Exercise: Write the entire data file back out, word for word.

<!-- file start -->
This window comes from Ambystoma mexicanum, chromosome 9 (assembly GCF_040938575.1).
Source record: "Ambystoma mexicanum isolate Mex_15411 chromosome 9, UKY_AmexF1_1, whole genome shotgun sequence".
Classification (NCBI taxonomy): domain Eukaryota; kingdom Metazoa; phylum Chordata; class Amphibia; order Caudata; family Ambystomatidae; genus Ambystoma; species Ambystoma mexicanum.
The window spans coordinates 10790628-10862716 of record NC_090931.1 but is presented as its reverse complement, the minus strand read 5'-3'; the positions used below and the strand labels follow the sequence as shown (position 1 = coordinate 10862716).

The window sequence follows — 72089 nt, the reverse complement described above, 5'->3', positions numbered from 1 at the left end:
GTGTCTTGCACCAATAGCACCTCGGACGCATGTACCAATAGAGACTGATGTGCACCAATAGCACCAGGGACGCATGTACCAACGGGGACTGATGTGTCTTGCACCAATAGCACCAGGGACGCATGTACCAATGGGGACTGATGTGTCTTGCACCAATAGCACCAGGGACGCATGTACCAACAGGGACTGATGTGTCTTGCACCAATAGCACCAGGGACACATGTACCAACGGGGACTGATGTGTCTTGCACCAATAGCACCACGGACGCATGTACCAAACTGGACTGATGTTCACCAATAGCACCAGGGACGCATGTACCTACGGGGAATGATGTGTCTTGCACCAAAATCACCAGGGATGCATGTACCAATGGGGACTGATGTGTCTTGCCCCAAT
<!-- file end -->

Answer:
This window comes from Ambystoma mexicanum, chromosome 9 (assembly GCF_040938575.1).
Source record: "Ambystoma mexicanum isolate Mex_15411 chromosome 9, UKY_AmexF1_1, whole genome shotgun sequence".
Classification (NCBI taxonomy): domain Eukaryota; kingdom Metazoa; phylum Chordata; class Amphibia; order Caudata; family Ambystomatidae; genus Ambystoma; species Ambystoma mexicanum.
The window spans coordinates 10790628-10862716 of record NC_090931.1 but is presented as its reverse complement, the minus strand read 5'-3'; the positions used below and the strand labels follow the sequence as shown (position 1 = coordinate 10862716).

The window sequence follows — 72089 nt, the reverse complement described above, 5'->3', positions numbered from 1 at the left end:
GTGTCTTGCACCAATAGCACCTCGGACGCATGTACCAATAGAGACTGATGTGCACCAATAGCACCAGGGACGCATGTACCAACGGGGACTGATGTGTCTTGCACCAATAGCACCAGGGACGCATGTACCAATGGGGACTGATGTGTCTTGCACCAATAGCACCAGGGACGCATGTACCAACAGGGACTGATGTGTCTTGCACCAATAGCACCAGGGACACATGTACCAACGGGGACTGATGTGTCTTGCACCAATAGCACCACGGACGCATGTACCAAACTGGACTGATGTTCACCAATAGCACCAGGGACGCATGTACCTACGGGGAATGATGTGTCTTGCACCAAAATCACCAGGGATGCATGTACCAATGGGGACTGATGTGTCTTGCCCCAAT